The last 4 games, all small ones, that I have completed for mobile devices are all stand-alone single-player. Block Rockin’ was mostly an exercise in getting to know the Shiva game engine, but also a fun little physics-based block breaker. Mars Defender was really an outgrowth of some experimentation with spaceship models and testing out of some roleplaying ideas in Shiva. Afterburn 2150, perhaps the graphically most impressive of the games (but also perhaps the one worst received by players), was the result of some playing around with rail-shooter concepts and tilt-based game controls. And Let’s Break Stuff! was really an attempt at making a more broadly appealing casual game using Shiva’s excellent physics engine as well as some nice 3D models from Dexsoft that were really begging to be used. I would classify Mars Defender as a minor success, probably for its unique and quirky little story coupled with retro gameplay, while early indications are that Let’s Break Stuff! will be the most successful of the lot, judging from its reception on the BlackBerry PlayBook and Android.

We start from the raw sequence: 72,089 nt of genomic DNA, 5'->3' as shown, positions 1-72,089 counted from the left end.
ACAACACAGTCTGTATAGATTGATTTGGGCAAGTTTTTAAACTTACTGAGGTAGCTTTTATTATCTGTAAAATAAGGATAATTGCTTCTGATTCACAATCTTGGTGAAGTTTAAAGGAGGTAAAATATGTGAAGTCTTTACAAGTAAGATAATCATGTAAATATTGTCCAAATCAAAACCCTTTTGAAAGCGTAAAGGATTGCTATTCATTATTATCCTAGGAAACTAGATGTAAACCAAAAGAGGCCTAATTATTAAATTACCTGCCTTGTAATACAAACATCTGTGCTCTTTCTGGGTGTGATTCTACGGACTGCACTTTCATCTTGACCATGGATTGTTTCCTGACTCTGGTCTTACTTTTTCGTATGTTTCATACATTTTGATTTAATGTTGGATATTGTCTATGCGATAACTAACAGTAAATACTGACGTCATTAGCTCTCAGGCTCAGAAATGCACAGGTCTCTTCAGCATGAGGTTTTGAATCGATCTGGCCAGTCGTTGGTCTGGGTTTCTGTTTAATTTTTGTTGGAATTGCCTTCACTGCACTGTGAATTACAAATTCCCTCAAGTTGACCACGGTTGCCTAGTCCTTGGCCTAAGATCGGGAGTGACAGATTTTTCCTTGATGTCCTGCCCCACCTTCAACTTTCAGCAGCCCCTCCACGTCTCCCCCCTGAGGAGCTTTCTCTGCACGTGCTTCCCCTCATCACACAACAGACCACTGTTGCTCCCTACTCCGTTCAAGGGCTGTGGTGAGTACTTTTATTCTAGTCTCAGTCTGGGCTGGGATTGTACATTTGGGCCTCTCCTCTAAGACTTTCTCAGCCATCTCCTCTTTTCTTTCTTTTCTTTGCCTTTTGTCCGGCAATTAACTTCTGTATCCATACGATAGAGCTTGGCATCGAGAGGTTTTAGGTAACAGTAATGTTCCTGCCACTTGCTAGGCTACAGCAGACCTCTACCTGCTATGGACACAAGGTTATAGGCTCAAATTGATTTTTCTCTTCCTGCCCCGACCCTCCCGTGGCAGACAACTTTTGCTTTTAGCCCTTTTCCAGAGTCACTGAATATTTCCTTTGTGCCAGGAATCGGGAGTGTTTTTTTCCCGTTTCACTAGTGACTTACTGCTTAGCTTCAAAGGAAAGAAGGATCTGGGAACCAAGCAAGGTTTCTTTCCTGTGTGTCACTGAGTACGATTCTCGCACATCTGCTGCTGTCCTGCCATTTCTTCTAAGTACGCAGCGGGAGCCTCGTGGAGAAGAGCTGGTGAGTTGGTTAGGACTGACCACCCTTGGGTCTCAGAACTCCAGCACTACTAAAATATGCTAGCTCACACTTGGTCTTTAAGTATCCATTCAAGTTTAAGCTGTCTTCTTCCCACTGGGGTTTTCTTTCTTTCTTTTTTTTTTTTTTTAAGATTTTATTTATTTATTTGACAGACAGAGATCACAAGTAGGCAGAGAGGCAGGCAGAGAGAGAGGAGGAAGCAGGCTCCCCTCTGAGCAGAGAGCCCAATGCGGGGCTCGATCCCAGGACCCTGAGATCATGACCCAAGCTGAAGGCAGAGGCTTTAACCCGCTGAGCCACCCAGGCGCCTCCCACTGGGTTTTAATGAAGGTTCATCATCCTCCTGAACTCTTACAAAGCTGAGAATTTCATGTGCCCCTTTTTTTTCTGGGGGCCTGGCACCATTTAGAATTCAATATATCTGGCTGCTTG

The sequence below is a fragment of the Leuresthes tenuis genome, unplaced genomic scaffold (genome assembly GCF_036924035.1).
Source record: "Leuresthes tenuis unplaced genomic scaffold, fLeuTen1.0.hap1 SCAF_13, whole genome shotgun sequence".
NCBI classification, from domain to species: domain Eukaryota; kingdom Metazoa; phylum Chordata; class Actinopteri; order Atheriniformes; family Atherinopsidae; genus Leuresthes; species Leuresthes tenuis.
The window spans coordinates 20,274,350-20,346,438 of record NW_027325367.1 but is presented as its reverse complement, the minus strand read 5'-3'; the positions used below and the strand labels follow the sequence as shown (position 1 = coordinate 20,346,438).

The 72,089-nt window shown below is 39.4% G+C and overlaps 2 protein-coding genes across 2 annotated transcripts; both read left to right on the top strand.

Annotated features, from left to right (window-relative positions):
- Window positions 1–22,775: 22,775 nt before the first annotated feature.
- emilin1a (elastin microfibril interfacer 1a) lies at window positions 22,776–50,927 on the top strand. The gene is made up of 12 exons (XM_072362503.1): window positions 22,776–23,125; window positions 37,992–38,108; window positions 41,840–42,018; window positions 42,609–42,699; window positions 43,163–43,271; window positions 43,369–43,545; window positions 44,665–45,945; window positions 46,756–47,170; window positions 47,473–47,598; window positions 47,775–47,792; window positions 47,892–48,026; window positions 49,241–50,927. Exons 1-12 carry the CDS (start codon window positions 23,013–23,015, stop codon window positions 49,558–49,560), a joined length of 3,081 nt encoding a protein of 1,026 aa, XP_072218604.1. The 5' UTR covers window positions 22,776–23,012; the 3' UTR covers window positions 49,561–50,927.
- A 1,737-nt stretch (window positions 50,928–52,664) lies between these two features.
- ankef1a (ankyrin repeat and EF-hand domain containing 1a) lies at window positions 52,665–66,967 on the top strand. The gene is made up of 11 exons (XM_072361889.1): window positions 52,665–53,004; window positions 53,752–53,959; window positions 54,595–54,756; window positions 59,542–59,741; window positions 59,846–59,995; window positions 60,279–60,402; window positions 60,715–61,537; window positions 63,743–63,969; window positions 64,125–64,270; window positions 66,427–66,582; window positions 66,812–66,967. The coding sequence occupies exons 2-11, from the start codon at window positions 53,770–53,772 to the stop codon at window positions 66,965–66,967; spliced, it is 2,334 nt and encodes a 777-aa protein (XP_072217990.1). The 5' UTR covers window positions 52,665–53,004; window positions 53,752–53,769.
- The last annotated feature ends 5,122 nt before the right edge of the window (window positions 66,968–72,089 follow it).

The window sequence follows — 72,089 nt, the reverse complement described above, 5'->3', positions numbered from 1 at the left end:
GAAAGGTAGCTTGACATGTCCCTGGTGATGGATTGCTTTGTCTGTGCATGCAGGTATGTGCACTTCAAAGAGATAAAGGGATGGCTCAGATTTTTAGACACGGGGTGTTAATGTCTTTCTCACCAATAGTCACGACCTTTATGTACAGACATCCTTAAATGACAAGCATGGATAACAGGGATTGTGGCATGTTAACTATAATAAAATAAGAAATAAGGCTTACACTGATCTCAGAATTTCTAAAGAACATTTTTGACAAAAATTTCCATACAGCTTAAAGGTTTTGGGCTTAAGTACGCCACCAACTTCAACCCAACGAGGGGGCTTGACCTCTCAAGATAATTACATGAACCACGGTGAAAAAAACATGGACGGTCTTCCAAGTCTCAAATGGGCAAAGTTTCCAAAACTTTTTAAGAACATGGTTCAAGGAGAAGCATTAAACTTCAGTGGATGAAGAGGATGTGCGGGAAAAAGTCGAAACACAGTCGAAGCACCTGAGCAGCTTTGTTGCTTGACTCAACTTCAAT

Sales of single-player mobile-device games really tails off fast though, from what I can see. Mars Defender has already slumped to a trickle, only 6 months after release. The development effort involved makes a poor trade-off versus what I have seen with Darkwind, which is still going strong after 5 years. Admittedly, Darkwind is a very different beast, but I’m increasingly convinced that online games are the thing to do. Mobile online games are also relatively under-represented on the app stores, and at the same time mobile broadband is ubiquitous. Sure, there are some successful town/farm/empire-building games, and a few ‘lite’ MMOs. My son is still convinced that my High School RPG concept, which mixes Roguelike play with resource-based strategy, is a good one. I have also bought a really nice pack of zombies from 3drt.com, and I’m playing around with these and some ideas about multiplayer co-operative turn-based survival games.